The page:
Electric Motors Store - Glossary
T - Terms
Current NEMA designation identifying AC induction motor frames. (NEMA has dimension tables which offer standard frame measurements) Replaced the previous standard "U" frame in 1965.
A small generator normally used as a rotational speed sensing device. Tachometers are typically attached to the output shaft of DC or AC inverter motors requiring close speed regulation. The tachometer feeds its signal to a control which adjusts its output to the DC motor or AC inverter motors accordingly (called "closed loop feedback" control).
Has direct bearing on the life of a given motor and when considering life expectancy, the following application considerations that affect the motor's operating temperature, should be taken into account
3. Duty Cycle
4. Radial Loading
5. Axial Loading
8. Ambient Temperature
As a general rule of thumb each 10fC increase in total temperature over the maximum permissible to the motor insulation system halves its life. Bearing or gear lubricant life is halved for every 25fF (approx. 14fC) increase in temperature. Heat eventually causes deterioration of most lubricants and seals leading to leakage and increased friction.
"T" (TEMPERATURE CODES)
See N.E.C. Temperature Codes
Some of the electrical energy losses inherent in motors are converted to heat causing some of the motor parts to heat up when the motor is running. The heated parts are at a higher temperature than the air surrounding them thereby causing a rise above room (ambient) temperature.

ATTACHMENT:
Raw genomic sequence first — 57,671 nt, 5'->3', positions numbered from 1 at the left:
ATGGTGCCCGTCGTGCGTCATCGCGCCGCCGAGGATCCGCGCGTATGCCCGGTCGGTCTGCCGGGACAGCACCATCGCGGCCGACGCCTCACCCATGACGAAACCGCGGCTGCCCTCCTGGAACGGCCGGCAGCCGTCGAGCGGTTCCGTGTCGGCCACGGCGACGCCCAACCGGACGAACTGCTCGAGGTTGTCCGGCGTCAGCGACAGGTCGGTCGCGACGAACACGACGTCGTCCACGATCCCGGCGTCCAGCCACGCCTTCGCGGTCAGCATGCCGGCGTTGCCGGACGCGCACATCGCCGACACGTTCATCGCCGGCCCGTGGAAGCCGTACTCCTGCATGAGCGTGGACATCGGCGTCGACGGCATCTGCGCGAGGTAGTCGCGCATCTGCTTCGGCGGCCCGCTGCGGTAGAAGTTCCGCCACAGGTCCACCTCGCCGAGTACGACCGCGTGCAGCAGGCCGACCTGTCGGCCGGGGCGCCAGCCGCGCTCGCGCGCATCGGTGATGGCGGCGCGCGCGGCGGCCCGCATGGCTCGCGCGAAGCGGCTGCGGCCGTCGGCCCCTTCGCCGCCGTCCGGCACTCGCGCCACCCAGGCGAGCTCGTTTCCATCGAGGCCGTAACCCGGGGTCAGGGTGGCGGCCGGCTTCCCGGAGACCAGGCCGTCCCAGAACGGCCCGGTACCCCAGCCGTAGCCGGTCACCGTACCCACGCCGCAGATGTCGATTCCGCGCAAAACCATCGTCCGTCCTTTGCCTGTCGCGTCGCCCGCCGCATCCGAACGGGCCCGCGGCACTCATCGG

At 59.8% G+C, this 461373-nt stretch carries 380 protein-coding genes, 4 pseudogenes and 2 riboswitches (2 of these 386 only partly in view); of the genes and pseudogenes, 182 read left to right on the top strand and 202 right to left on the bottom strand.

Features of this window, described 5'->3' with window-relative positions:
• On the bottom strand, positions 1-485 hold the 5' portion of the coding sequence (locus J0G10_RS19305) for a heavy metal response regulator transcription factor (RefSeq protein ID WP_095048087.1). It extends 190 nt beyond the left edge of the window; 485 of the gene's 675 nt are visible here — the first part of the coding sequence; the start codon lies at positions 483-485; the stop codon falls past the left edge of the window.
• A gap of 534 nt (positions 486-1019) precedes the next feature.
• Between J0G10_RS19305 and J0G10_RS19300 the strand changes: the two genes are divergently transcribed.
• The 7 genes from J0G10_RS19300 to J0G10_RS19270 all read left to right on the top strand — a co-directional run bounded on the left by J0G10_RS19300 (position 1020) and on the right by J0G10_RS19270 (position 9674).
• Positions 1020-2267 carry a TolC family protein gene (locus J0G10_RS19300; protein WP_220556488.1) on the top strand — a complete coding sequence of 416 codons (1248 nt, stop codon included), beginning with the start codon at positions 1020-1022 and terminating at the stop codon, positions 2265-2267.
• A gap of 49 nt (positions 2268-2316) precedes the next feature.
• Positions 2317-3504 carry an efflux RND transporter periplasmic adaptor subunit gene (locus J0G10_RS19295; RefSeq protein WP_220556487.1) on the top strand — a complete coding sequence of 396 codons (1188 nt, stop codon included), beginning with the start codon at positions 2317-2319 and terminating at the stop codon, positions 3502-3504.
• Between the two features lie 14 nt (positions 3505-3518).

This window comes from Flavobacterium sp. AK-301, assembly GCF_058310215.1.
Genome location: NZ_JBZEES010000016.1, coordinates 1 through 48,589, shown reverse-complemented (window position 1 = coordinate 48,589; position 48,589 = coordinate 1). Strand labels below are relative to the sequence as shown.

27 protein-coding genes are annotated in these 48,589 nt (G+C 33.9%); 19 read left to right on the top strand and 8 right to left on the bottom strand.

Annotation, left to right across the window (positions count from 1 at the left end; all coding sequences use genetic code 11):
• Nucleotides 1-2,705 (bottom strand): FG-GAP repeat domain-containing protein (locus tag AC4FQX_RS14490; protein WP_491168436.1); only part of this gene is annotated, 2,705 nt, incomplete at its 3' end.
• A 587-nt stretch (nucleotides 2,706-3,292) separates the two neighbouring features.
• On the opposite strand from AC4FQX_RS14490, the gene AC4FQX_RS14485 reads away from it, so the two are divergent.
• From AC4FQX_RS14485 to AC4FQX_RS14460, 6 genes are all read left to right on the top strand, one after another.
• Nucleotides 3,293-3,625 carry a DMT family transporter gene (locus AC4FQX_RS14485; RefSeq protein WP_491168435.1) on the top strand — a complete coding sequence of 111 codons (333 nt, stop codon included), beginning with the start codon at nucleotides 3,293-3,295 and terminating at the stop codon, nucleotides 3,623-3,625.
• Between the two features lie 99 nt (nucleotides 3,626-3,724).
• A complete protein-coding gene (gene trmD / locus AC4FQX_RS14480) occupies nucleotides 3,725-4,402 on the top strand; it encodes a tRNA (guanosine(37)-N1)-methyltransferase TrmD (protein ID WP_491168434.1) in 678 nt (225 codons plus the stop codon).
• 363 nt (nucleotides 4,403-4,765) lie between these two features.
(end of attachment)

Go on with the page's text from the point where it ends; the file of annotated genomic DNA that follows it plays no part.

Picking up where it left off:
It is important to match the proper motor and insulation system (NEMA temp. codes) to the appropriate ambient temperature. If a motor has been built with greater than 1.0 service factor then it can run at a temperature some what higher than the motor's rated operating temperature. In all cases, the actual insulation thermal capability usually is higher than the motor's operating temperature to allow for any excessive heat areas. This is called hot spot allowance. (See Insulation Systems for NEMA standard temperature codes.) Each temperature code has an associated temperature rise which when added to the ambient and hot spot should not exceed the temperature handing of the insulation system.
Tests conducted to determine the temperature rise of certain parts of a motor above the ambient temperature, when operating under specific conditions.
A variety of tests are conducted to ensure motor performance, efficiency, and manufacturing integrity:
A complete test is a test which meets the requirements of IEEE-112-1978. It includes the tests conducted in a Routine Test as well as. full-load heat run; no-load current and watts' determination of torques; efficiencies at 125, 100, 75, 50 and 25 percent of full load; power factor at 125, 100, 75, 50, and 25 percent of full load.
A test performed to verify the motor sound level, conducted in accordance with IEEE-85. The tests are performed under no-load conditions in sound room.
A routine test is a basic test done in the factory to the requirements of NEMA MG1, paragraph 12.51 and IEEE-112-1978 and includes the following measurements: no load current/watts; winding resistance; and high potential test.